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Osteopathy in Pregnancy

Pregnancy comes with a lot of changes, some of which can be painful. Hormonal changes from early in the first trimester can contribute to fluid retention and joint aches. A shifting centre of gravity places new demands on the lower back and legs. Your osteopath can help with muscle and joint aches and pains.

Back problems in pregnancy

Lower Back or Pelvic Pain in Pregnancy

Lower back pain in pregnancy is very common. Fortunately, it is usually transient, but we may be able to give you some relief in the meantime. As the baby grows and your centre of gravity moves forward, the muscles on the back of your body have to work harder to keep you upright. As the back arches, the joints can become irritated too. Both of these factors combined can cause discomfort. Through hands on treatment and exercises, we can work to make you more comfortable. Hands-on treatment can be particularly useful when there are fewer painkillers available to you during pregnancy.

The joints on the front and back (SIJ) of the pelvis are meant to be the most affected by the hormone “relaxin”. This hormone’s role is to loosen ligaments to help the pelvis move more during birth. Unfortunately, this additional movement can be uncomfortable throughout pregnancy. In some cases, the achiness is more severe, and may be diagnosed as PGP or SPD. When this is associated with instability through the pelvis, it may impact your mobility and even birthing options. It’s never to early to seek treatment if these symptoms are affecting you.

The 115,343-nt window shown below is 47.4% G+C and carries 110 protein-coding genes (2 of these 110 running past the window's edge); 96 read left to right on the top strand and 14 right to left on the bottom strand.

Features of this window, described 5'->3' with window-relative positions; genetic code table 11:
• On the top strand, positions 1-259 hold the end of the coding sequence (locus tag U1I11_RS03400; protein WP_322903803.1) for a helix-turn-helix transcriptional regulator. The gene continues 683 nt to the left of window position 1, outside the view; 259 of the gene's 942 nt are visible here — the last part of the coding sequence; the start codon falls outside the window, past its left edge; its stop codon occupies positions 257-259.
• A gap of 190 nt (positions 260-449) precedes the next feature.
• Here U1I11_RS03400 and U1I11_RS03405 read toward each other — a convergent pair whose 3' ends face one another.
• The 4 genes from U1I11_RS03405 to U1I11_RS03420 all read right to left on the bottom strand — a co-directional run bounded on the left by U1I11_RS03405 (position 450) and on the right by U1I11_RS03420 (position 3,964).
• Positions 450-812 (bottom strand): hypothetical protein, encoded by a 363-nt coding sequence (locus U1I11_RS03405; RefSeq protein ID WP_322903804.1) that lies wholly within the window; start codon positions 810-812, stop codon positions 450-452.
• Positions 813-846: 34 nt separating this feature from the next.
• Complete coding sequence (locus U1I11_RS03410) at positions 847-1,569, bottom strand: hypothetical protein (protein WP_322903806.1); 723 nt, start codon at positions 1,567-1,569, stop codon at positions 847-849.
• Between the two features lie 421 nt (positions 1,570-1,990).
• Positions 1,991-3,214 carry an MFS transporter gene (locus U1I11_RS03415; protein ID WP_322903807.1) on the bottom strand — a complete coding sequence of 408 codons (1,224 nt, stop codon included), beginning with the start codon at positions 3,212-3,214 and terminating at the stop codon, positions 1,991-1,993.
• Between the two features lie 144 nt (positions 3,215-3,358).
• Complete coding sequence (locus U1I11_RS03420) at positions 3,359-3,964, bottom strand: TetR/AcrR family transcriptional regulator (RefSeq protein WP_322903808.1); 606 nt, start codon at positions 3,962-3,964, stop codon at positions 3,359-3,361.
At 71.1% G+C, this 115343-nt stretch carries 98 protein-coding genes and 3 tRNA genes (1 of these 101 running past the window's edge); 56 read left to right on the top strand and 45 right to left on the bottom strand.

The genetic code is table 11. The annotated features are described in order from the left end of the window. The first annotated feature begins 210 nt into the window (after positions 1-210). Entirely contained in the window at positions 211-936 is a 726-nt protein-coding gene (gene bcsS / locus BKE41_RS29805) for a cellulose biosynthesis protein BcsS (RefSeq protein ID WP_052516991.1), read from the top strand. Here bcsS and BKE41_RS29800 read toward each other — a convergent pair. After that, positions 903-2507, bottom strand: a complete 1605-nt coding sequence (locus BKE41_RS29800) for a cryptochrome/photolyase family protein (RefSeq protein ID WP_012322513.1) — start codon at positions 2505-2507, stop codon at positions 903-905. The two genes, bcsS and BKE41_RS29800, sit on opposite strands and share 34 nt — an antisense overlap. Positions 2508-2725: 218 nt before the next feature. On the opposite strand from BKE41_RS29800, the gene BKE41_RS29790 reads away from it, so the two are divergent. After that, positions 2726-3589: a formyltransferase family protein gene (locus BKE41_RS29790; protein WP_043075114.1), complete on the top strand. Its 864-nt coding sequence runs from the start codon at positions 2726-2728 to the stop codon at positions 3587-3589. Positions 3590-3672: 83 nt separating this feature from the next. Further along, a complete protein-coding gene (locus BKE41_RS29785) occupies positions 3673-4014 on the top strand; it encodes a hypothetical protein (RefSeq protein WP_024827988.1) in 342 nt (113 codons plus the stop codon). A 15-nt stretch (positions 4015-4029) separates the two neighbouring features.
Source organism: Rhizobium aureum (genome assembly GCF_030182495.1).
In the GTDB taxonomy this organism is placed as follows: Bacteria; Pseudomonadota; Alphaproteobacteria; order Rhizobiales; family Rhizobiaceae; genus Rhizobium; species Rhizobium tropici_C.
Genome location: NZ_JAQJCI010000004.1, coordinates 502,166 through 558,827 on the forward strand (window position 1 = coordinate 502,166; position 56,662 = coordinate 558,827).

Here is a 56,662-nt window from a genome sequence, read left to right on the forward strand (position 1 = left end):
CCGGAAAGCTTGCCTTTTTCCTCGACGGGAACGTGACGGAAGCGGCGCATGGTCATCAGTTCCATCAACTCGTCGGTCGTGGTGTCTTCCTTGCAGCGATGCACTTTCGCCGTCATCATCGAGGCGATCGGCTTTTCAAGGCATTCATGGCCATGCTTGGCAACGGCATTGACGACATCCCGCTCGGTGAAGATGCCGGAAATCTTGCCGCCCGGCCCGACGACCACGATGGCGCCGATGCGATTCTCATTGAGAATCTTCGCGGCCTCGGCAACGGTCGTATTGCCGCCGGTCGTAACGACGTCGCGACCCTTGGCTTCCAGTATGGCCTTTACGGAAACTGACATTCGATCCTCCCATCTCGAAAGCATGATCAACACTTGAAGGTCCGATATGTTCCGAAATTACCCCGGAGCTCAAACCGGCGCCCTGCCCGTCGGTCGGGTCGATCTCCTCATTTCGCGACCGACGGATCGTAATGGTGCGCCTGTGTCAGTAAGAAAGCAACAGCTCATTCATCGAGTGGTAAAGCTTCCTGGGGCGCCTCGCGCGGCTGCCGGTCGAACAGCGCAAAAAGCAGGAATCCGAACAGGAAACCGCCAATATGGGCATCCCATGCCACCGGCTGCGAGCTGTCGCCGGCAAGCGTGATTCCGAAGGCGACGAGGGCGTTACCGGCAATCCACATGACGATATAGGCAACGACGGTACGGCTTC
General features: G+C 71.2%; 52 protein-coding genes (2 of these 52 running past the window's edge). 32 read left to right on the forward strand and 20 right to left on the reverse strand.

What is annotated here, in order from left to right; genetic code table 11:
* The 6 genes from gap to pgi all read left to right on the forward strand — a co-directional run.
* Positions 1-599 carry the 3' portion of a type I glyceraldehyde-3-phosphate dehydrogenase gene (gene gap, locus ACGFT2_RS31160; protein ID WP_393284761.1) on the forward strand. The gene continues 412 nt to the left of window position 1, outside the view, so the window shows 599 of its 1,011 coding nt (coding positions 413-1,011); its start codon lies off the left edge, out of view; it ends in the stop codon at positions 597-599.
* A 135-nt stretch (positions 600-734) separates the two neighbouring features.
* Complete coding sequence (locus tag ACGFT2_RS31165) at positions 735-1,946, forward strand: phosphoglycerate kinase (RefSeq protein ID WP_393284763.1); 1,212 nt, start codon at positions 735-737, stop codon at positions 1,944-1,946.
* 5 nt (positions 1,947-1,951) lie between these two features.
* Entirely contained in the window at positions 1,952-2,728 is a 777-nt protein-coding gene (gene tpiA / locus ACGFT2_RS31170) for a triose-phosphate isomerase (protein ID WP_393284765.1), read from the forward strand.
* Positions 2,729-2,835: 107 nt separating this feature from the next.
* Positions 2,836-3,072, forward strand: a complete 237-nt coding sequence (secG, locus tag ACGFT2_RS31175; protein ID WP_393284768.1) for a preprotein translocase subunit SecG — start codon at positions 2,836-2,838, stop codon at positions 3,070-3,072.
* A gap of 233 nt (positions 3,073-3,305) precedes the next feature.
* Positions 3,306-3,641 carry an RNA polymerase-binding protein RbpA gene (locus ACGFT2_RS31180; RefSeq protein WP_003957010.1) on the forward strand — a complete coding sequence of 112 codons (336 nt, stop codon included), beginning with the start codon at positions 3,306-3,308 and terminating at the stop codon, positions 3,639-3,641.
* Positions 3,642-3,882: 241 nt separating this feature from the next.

Carpal Tunnel Syndrome

Carpal tunnel syndrome is characterised by pain or pins and needles in the palm of the hand. It can affect all fingers except the little finger, including the thumb. Pregnancy can be a trigger as hormonal changes encourage fluid retention. The carpal tunnel itself is already cramped, and the added pressure of fluid in the tissues can irritate the nerve in question. Although we cannot fix the fluid retention, we may be able to help keep the symptoms at bay. We expect the fluid retention to clear on its own in the first few weeks after giving birth.

Read more about carpal tunnel syndrome here.


As the bump grows and the back arches, muscles of the back and buttock have to work harder. There is a deep muscle in the buttock called the piriformis. The sciatic nerve runs nearby, or sometimes through this muscle. When piriformis is tight, as it can be when the demand on it changes, it can cause symptoms of sciatica. More specifically, this is called piriformis syndrome.

Strengthening ahead of pregnancy can be useful, and may sometimes be appropriate during pregnancy in some cases. We can also use massage techniques to help relax the muscle and give you some relief. It may be the case that there are other areas that could be working better to ease the burden on the piriformis: we will look at your body as a whole to identify these.


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